Mr Roberts said: “The decision to slash the budget is therefore a complete betrayal of the farmers who have kept producing food and feeding the nation throughout the coronavirus pandemic, and adds to the extreme anger already felt following the UK government’s decision to oppose a legislative ’red line’ in the Agriculture Bill that would have prevented the importation of low quality food in future trade deals."

 

Direct Payments make up around 80 per cent of average Welsh farm incomes.

 

“The significant impacts such a cut in funding will have on Welsh farms, agricultural businesses and rural communities are clear, and these will come at a time when the industry is already anticipating major problems due to non-tariff barriers, unfair competition from sub-standard imports and the possibility of massive EU tariff barriers in the event of a ’no-deal Brexit’,” he added.

NFU Cymru said the funding shortfall was a ‘bitter blow at a critical and extremely uncertain time’.

 

NFU Cymru President John Davies said they had consistently been told funding would be maintained and protected.

 

“Now we appear to be in a position where Welsh agriculture looks like it will lose £95million of funding that it can ill afford to lose at any time, never mind with widescale and unprecedented changes and uncertainty lying ahead for the sector,” he said,

 

He added it put the ‘unparalleled contribution’ Welsh farming makes to Welsh society at risk.

 

“The prospect of such a funding cut is a severe blow to the industry’s future ambitions.

 

“Regardless of the eventual outcome, Welsh Government must now make a clear commitment that the £242 million announced in today’s Spending Review must be fully committed to the 2021 Basic Payment Scheme in Wales,” he added.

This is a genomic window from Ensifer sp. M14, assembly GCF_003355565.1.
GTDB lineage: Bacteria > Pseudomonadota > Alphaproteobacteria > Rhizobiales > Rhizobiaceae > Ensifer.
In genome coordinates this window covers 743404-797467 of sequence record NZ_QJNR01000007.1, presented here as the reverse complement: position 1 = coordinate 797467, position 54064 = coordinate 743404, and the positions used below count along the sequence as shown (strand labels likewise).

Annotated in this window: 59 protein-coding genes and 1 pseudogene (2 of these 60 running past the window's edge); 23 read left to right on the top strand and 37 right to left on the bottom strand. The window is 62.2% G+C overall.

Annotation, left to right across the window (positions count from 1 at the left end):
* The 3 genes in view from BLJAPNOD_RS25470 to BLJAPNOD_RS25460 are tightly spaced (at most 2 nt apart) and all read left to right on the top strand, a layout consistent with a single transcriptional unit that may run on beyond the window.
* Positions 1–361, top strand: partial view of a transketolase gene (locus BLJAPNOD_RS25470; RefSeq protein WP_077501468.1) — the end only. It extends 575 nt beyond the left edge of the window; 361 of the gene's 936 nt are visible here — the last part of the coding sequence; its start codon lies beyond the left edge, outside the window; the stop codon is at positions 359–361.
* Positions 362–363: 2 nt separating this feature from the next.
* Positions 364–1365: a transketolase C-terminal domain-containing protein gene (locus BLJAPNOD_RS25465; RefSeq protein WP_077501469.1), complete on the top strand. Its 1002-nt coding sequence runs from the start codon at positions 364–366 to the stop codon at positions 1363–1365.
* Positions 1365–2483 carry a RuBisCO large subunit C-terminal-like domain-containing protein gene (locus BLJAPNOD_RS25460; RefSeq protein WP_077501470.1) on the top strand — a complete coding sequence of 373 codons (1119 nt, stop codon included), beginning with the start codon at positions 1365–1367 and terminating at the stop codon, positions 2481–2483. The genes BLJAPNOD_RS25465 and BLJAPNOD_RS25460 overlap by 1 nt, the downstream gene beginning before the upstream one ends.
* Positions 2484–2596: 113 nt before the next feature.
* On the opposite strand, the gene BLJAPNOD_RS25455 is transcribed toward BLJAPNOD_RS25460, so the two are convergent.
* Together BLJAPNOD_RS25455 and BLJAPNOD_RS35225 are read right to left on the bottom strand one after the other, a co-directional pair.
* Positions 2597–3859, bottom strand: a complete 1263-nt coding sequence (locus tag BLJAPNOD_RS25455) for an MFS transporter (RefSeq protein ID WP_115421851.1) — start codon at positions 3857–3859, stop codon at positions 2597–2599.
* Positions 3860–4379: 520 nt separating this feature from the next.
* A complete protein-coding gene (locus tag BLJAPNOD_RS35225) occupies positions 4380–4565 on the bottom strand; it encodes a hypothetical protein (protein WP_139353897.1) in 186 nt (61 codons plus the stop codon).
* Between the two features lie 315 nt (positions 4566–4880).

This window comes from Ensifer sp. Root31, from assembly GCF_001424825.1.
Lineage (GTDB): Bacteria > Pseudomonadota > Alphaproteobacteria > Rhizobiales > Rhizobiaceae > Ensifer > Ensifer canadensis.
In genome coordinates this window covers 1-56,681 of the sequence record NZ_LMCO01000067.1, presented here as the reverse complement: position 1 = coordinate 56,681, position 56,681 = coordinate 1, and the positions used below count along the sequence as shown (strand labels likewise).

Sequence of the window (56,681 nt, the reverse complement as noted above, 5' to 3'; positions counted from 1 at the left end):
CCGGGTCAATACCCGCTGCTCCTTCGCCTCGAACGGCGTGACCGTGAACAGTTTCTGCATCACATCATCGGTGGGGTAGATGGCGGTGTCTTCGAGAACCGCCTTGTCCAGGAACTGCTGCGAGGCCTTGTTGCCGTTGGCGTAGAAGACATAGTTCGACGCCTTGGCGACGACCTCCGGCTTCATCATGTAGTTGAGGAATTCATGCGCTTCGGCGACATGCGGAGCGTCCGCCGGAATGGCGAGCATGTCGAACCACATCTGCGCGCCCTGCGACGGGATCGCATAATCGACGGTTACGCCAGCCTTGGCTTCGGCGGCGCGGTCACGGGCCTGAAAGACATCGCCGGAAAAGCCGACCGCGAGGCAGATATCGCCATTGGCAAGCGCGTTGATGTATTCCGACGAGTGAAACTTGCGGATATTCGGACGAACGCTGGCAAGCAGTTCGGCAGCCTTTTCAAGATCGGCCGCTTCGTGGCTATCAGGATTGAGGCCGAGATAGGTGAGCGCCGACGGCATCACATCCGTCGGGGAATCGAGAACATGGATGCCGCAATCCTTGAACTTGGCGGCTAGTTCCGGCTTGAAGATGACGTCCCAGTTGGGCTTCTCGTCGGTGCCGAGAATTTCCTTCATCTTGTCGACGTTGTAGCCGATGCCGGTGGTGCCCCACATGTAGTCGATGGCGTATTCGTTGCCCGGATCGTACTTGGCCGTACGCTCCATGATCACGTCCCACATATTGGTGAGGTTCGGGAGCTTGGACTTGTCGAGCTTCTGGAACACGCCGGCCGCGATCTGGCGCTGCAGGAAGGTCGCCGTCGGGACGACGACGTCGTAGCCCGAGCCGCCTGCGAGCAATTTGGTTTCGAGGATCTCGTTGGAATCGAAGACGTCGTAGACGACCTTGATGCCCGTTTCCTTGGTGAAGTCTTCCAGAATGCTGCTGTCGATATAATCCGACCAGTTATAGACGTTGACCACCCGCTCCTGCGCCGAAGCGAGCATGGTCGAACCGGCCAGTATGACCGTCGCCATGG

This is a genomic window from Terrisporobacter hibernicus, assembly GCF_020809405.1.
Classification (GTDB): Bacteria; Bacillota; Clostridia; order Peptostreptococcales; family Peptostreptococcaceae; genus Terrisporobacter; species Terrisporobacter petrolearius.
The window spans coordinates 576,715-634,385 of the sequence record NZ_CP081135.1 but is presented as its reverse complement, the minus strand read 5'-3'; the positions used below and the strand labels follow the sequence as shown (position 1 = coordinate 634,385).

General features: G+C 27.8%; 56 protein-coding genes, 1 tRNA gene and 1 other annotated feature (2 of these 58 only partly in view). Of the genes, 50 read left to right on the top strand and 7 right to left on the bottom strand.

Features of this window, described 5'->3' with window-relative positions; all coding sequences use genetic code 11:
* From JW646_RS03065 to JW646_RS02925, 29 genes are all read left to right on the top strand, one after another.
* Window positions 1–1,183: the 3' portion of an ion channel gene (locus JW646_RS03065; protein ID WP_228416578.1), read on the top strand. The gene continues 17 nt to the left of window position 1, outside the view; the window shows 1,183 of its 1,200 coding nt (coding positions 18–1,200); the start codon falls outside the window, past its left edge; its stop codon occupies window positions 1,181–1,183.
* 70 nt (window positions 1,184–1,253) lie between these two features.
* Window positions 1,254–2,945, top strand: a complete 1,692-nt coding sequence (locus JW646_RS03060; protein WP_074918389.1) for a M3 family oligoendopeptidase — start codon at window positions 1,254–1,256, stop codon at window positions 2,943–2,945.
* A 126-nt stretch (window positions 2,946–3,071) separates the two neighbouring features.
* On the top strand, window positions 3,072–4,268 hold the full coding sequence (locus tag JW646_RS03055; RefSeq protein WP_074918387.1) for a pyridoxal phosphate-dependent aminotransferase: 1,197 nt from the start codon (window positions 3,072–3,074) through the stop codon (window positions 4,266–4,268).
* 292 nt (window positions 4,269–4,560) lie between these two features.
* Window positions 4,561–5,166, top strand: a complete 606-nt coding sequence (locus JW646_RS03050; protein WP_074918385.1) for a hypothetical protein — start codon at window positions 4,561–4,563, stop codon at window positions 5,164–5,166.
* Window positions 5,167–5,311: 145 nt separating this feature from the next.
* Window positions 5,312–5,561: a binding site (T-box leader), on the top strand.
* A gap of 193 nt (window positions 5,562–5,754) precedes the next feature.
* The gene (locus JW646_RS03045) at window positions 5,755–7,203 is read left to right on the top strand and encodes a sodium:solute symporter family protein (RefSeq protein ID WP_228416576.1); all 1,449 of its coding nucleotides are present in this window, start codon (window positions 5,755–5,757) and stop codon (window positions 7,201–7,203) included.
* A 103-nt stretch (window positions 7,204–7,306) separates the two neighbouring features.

“In addition, we fully expect Welsh Government to spend in full the EU 2014-2020 Rural Development Programme before the end of the 2023 cut-off for drawing down funds.”

 

He added they were seeking urgent clarification on how the funding shortfall would be resolved.

 

“If our fears around future funding are realised, I am afraid it will be bleak news for everyone associated with Welsh agriculture and is clearly not consistent with the government’s levelling up agenda. It is simply not acceptable that Welsh farmers will be the ones left to suffer.”

 

Rural economy

 

Mark Bridgeman, CLA president, said: “We understand the Chancellor continues to firefight the economic fallout of Covid-19. But this Spending Review did little to show the Government’s mantra of ‘building back better’ will apply to the rural economy.

 

“Rural productivity is 16 per cent less productive than the national average. If Government takes steps to close that productivity gap, then £43bn will be unlocked into the economy, creating jobs and strengthening communities. This week’s spending review will do nothing to boost economic growth in the countryside.

 

“The truth is that for the rural economy to achieve its vast potential, Government will need to do a great deal more.

 

"We need to see Ministers from the Treasury, DEFRA, the Ministry of Housing, Communities and Local Government and other key departments to work together, and with the industry, to identify and deliver new policies specifically designed to create jobs and grow businesses in the countryside.”